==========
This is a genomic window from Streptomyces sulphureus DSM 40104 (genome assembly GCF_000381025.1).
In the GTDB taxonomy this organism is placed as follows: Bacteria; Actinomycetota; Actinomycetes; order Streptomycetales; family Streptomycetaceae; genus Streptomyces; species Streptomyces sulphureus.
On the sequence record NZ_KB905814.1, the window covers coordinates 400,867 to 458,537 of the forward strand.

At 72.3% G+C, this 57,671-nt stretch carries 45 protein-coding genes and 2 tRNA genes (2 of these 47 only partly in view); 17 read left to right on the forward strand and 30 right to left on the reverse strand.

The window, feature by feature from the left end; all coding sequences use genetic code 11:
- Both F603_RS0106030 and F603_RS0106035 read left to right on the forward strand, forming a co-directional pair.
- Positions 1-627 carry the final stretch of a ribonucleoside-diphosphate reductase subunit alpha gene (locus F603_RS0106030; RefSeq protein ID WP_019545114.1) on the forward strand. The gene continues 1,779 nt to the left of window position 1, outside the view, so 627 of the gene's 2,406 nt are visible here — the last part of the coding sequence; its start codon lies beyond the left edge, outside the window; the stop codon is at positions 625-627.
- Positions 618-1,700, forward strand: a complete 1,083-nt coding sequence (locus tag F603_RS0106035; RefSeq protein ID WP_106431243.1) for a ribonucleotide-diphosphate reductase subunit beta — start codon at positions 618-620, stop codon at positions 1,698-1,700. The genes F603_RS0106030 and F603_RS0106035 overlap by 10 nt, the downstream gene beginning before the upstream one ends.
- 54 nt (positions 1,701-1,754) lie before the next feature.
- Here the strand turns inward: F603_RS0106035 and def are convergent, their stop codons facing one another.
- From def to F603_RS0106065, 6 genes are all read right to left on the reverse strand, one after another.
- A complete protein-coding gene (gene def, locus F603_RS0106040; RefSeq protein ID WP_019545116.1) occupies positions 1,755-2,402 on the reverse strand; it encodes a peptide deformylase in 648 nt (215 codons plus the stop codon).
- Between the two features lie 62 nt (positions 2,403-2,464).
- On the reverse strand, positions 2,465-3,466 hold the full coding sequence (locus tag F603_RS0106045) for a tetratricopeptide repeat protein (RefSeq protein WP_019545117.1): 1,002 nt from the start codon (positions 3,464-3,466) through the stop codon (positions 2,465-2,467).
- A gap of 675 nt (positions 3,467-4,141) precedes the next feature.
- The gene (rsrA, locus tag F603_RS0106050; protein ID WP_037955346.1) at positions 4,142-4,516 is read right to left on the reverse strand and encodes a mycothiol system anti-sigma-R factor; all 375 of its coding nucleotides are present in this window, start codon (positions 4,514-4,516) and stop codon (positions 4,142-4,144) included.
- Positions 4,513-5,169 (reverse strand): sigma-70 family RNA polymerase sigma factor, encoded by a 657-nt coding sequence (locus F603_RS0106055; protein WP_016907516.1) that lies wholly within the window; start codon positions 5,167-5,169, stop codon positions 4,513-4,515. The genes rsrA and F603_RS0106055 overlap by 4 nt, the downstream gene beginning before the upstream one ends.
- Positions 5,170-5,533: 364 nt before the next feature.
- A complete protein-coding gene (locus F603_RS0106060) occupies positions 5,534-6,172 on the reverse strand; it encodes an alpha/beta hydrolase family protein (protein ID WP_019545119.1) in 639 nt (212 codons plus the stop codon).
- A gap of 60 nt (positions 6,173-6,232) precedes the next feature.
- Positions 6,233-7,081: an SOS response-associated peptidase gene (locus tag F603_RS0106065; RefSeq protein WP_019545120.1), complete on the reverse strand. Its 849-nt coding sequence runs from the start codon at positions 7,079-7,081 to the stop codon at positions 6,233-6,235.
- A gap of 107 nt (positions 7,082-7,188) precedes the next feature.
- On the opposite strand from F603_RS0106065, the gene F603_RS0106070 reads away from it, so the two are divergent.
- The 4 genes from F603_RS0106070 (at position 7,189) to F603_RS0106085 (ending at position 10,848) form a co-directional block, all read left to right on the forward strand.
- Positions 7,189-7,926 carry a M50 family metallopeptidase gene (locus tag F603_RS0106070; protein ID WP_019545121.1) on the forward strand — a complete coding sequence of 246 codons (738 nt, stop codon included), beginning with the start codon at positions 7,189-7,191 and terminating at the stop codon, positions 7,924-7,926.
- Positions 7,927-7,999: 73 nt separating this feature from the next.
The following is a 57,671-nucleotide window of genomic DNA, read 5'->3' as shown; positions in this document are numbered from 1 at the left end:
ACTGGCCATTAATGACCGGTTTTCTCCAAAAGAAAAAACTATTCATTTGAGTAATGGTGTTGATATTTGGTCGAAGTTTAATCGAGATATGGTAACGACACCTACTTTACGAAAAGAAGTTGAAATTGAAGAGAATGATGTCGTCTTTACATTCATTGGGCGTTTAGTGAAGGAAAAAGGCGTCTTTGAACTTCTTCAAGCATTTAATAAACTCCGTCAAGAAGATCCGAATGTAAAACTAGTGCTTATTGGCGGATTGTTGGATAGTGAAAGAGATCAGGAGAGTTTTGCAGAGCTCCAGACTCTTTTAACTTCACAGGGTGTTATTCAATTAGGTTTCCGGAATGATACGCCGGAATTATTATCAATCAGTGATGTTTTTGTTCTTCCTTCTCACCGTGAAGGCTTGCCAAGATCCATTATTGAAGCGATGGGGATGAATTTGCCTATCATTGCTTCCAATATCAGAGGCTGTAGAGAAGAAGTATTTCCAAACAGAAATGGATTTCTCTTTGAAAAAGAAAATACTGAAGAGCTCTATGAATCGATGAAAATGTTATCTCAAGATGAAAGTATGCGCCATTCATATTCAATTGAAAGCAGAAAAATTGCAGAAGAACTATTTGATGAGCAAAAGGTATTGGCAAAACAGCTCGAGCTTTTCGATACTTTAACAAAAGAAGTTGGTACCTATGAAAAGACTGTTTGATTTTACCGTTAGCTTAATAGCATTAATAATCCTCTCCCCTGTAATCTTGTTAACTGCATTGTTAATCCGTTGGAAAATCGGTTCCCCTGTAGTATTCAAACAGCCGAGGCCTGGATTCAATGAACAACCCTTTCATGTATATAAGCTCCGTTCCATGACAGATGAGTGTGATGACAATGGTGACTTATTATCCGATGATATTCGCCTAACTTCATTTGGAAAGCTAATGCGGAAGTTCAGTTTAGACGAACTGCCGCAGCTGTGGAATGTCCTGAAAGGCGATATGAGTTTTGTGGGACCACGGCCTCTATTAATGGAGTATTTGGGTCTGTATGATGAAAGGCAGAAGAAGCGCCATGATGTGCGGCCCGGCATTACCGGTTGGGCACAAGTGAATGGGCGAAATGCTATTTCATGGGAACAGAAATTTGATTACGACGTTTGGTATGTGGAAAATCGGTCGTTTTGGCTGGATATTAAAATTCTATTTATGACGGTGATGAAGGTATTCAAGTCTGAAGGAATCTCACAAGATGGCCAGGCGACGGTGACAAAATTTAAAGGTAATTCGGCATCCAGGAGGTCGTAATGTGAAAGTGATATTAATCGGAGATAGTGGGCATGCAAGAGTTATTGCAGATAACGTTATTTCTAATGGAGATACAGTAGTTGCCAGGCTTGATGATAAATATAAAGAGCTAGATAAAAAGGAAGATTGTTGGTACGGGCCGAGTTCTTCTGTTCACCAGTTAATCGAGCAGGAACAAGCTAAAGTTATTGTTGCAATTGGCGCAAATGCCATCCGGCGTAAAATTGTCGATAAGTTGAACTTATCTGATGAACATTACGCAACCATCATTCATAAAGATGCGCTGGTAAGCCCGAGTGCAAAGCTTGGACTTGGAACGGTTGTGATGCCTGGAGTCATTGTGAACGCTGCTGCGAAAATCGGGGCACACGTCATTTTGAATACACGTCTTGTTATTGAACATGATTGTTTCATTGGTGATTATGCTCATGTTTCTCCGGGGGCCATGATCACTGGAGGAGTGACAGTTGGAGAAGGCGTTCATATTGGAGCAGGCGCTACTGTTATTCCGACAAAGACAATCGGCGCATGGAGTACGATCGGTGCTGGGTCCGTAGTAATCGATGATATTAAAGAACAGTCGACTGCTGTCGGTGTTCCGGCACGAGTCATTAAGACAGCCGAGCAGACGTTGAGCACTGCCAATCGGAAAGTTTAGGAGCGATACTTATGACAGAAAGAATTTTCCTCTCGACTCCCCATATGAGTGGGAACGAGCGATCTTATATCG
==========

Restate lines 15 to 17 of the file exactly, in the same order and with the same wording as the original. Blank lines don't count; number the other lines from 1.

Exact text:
- A gap of 675 nt (positions 3,467-4,141) precedes the next feature.
- The gene (rsrA, locus tag F603_RS0106050; protein ID WP_037955346.1) at positions 4,142-4,516 is read right to left on the reverse strand and encodes a mycothiol system anti-sigma-R factor; all 375 of its coding nucleotides are present in this window, start codon (positions 4,514-4,516) and stop codon (positions 4,142-4,144) included.
- Positions 4,513-5,169 (reverse strand): sigma-70 family RNA polymerase sigma factor, encoded by a 657-nt coding sequence (locus F603_RS0106055; protein WP_016907516.1) that lies wholly within the window; start codon positions 5,167-5,169, stop codon positions 4,513-4,515. The genes rsrA and F603_RS0106055 overlap by 4 nt, the downstream gene beginning before the upstream one ends.